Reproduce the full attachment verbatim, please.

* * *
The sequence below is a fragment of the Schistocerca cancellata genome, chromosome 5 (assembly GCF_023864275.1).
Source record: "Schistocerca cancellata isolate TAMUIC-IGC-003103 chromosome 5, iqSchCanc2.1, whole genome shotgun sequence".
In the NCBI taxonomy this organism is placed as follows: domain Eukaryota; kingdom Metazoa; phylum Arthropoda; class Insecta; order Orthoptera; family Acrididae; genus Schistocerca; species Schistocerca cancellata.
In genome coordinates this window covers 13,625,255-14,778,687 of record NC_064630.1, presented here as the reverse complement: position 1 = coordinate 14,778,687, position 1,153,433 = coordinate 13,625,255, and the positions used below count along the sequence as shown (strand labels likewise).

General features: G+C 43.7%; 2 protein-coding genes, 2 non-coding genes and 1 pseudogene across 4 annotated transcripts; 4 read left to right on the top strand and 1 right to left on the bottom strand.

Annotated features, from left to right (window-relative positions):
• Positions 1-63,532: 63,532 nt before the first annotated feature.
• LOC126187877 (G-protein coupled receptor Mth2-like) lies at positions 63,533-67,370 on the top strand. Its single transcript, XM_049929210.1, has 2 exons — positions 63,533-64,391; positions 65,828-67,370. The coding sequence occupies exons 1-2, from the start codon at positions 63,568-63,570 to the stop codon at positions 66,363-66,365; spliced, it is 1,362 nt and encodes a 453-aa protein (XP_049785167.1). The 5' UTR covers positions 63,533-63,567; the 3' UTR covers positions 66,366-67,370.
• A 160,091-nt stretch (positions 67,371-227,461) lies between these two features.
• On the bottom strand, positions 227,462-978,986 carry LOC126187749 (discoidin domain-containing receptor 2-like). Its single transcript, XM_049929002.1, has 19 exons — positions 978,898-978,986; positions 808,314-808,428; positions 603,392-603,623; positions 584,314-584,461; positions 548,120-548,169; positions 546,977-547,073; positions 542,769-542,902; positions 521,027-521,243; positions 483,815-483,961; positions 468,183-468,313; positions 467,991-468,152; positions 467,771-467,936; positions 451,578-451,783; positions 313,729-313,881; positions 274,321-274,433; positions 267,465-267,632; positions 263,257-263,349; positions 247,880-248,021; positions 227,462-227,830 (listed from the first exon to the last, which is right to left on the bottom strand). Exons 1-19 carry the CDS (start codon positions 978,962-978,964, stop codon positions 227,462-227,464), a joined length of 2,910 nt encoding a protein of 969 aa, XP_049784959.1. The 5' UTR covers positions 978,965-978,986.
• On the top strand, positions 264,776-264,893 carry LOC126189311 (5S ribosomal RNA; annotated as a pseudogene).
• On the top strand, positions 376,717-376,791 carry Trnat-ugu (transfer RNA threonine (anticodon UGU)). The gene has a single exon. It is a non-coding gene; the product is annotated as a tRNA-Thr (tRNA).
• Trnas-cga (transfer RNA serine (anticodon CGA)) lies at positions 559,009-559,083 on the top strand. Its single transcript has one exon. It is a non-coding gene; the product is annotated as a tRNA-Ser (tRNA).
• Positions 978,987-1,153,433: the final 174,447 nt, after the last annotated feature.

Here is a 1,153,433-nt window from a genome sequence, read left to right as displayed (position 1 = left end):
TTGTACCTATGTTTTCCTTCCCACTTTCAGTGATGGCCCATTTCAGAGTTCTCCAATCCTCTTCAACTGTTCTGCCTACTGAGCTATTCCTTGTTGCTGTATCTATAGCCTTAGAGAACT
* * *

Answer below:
The sequence below is a fragment of the Schistocerca cancellata genome, chromosome 5 (assembly GCF_023864275.1).
Source record: "Schistocerca cancellata isolate TAMUIC-IGC-003103 chromosome 5, iqSchCanc2.1, whole genome shotgun sequence".
In the NCBI taxonomy this organism is placed as follows: domain Eukaryota; kingdom Metazoa; phylum Arthropoda; class Insecta; order Orthoptera; family Acrididae; genus Schistocerca; species Schistocerca cancellata.
In genome coordinates this window covers 13,625,255-14,778,687 of record NC_064630.1, presented here as the reverse complement: position 1 = coordinate 14,778,687, position 1,153,433 = coordinate 13,625,255, and the positions used below count along the sequence as shown (strand labels likewise).

General features: G+C 43.7%; 2 protein-coding genes, 2 non-coding genes and 1 pseudogene across 4 annotated transcripts; 4 read left to right on the top strand and 1 right to left on the bottom strand.

Annotated features, from left to right (window-relative positions):
• Positions 1-63,532: 63,532 nt before the first annotated feature.
• LOC126187877 (G-protein coupled receptor Mth2-like) lies at positions 63,533-67,370 on the top strand. Its single transcript, XM_049929210.1, has 2 exons — positions 63,533-64,391; positions 65,828-67,370. The coding sequence occupies exons 1-2, from the start codon at positions 63,568-63,570 to the stop codon at positions 66,363-66,365; spliced, it is 1,362 nt and encodes a 453-aa protein (XP_049785167.1). The 5' UTR covers positions 63,533-63,567; the 3' UTR covers positions 66,366-67,370.
• A 160,091-nt stretch (positions 67,371-227,461) lies between these two features.
• On the bottom strand, positions 227,462-978,986 carry LOC126187749 (discoidin domain-containing receptor 2-like). Its single transcript, XM_049929002.1, has 19 exons — positions 978,898-978,986; positions 808,314-808,428; positions 603,392-603,623; positions 584,314-584,461; positions 548,120-548,169; positions 546,977-547,073; positions 542,769-542,902; positions 521,027-521,243; positions 483,815-483,961; positions 468,183-468,313; positions 467,991-468,152; positions 467,771-467,936; positions 451,578-451,783; positions 313,729-313,881; positions 274,321-274,433; positions 267,465-267,632; positions 263,257-263,349; positions 247,880-248,021; positions 227,462-227,830 (listed from the first exon to the last, which is right to left on the bottom strand). Exons 1-19 carry the CDS (start codon positions 978,962-978,964, stop codon positions 227,462-227,464), a joined length of 2,910 nt encoding a protein of 969 aa, XP_049784959.1. The 5' UTR covers positions 978,965-978,986.
• On the top strand, positions 264,776-264,893 carry LOC126189311 (5S ribosomal RNA; annotated as a pseudogene).
• On the top strand, positions 376,717-376,791 carry Trnat-ugu (transfer RNA threonine (anticodon UGU)). The gene has a single exon. It is a non-coding gene; the product is annotated as a tRNA-Thr (tRNA).
• Trnas-cga (transfer RNA serine (anticodon CGA)) lies at positions 559,009-559,083 on the top strand. Its single transcript has one exon. It is a non-coding gene; the product is annotated as a tRNA-Ser (tRNA).
• Positions 978,987-1,153,433: the final 174,447 nt, after the last annotated feature.

Here is a 1,153,433-nt window from a genome sequence, read left to right as displayed (position 1 = left end):
TTGTACCTATGTTTTCCTTCCCACTTTCAGTGATGGCCCATTTCAGAGTTCTCCAATCCTCTTCAACTGTTCTGCCTACTGAGCTATTCCTTGTTGCTGTATCTATAGCCTTAGAGAACT